9. 9. 9 Don’t • Think you can buy referrals—but be sure to promptly offer your heartfelt thanks and inform the referrer of the outcome. • Offer an incentive for prospects that you generally make available to the marketplace. • Underestimate the discomfort many people feel in asking for referrals—find ways to make it easier! • Snub people in lower positions—they move on to bigger and better things. • Give referrals solely with the intention of getting them in return. • Be nice only when you need to be—make it a habit. • Fail to work at gaining referrals everyday. • Forget about people who are important to you. • Lose sight of the customer’s perspective—make referrals beneficial to them and easy to do. • Think referral programs are built in a day.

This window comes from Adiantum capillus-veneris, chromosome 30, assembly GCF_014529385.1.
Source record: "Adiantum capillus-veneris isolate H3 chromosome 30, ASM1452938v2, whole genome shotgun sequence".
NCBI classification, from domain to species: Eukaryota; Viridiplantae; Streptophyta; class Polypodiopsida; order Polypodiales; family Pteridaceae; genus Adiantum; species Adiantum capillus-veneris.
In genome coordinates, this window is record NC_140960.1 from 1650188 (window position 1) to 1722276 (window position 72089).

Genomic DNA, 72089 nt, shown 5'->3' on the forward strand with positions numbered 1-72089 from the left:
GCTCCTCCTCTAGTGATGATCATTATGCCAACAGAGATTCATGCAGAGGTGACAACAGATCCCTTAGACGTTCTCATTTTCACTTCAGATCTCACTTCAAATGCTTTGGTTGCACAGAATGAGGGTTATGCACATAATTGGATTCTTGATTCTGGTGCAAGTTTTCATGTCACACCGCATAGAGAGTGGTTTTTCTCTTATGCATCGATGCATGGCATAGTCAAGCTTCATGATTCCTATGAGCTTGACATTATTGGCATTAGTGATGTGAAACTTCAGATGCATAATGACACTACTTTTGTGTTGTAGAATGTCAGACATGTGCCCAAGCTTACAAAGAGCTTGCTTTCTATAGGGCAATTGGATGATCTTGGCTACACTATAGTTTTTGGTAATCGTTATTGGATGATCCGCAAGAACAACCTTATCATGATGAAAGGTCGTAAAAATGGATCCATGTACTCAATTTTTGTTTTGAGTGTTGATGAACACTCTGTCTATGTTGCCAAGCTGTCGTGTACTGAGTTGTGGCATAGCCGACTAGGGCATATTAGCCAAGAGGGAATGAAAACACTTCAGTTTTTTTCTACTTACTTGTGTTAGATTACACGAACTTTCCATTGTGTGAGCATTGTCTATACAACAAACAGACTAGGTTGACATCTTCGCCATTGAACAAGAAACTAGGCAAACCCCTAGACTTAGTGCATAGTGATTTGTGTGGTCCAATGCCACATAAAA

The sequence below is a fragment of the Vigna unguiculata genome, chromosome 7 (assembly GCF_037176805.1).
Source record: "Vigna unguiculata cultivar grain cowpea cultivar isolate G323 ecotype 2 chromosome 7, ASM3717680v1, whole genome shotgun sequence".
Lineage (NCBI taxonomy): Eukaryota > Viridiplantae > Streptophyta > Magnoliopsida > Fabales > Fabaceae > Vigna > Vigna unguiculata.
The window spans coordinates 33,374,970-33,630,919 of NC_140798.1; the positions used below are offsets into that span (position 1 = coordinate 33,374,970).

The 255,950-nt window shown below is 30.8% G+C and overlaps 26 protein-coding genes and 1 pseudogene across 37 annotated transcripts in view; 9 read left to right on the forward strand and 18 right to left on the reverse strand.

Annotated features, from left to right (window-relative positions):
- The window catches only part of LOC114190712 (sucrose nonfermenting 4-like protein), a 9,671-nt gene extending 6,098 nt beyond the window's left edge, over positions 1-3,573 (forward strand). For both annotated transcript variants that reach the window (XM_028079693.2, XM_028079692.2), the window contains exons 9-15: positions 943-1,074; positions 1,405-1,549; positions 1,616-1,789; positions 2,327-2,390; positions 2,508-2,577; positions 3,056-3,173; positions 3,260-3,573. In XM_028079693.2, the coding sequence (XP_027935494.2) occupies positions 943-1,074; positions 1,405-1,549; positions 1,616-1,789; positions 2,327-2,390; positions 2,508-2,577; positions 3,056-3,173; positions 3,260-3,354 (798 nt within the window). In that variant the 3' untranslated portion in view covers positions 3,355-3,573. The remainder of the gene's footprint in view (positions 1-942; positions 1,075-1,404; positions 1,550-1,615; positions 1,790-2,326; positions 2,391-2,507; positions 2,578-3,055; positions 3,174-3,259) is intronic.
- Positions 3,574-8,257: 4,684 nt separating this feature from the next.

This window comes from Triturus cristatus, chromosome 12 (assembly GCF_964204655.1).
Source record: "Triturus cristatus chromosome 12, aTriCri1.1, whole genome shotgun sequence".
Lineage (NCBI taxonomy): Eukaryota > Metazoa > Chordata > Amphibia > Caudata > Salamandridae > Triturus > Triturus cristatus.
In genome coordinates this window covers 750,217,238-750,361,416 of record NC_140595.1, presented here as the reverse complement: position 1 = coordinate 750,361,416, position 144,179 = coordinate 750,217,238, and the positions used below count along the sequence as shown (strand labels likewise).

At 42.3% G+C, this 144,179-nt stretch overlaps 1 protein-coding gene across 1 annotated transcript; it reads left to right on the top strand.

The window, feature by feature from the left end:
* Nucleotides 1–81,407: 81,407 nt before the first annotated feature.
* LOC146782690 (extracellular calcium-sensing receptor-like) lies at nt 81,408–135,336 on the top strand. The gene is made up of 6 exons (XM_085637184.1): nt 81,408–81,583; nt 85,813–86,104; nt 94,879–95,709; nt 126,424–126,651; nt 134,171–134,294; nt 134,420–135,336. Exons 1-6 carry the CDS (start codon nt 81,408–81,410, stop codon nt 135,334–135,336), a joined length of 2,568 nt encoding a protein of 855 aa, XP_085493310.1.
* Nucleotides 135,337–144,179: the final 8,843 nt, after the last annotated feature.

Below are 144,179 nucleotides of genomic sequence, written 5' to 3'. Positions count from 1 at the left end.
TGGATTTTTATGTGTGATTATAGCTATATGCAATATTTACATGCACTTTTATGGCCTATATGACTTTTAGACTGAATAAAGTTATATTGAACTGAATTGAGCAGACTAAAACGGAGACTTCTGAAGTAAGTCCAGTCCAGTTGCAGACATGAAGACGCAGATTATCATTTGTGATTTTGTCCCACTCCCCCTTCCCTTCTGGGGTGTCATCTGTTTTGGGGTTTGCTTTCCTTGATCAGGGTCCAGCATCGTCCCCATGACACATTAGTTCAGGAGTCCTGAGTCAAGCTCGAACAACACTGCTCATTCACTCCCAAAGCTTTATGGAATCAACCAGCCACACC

10. 10. 10 • Have goals for the show. • Get buy-in from management. • Develop a schedule and stick to it. • Research who will be attending. • Appoint a booth captain—someone needs to be in charge. • Pay for better locations—draw an inverted triangle beginning at the entrance and set your priorities accordingly. • Watch out for columns, they are always bigger than shown. • Carefully choose the booth staff. • Select your featured products and services wisely. • Consider renting a larger space—especially 20' instead of 10'. • Build a custom and modular booth if you can afford it. • Train booth staff—then train them some more. • Develop a lead distribution and follow-up plan. • Create professional, compelling booth graphics. • Send a pre-show promotion—include customers and key prospects, not just show registrants. • Plan meetings with existing customers. • Offer something for which you would normally charge— survey, assessment, product trial, etc. • Stage PR events—new product announcements, media briefings, etc. • Bargain for an even better location next year—start now. Trade Show Do’s & Don’ts. Trade shows aren’t obligatory events like visiting your in-laws. Show up. Be polite. Try not to check your watch too many times. Nope, with trade shows, you need passion to make them work as well as a good plan and some skills. Here’s how to exceed expectations at your next trade show exhibition. Do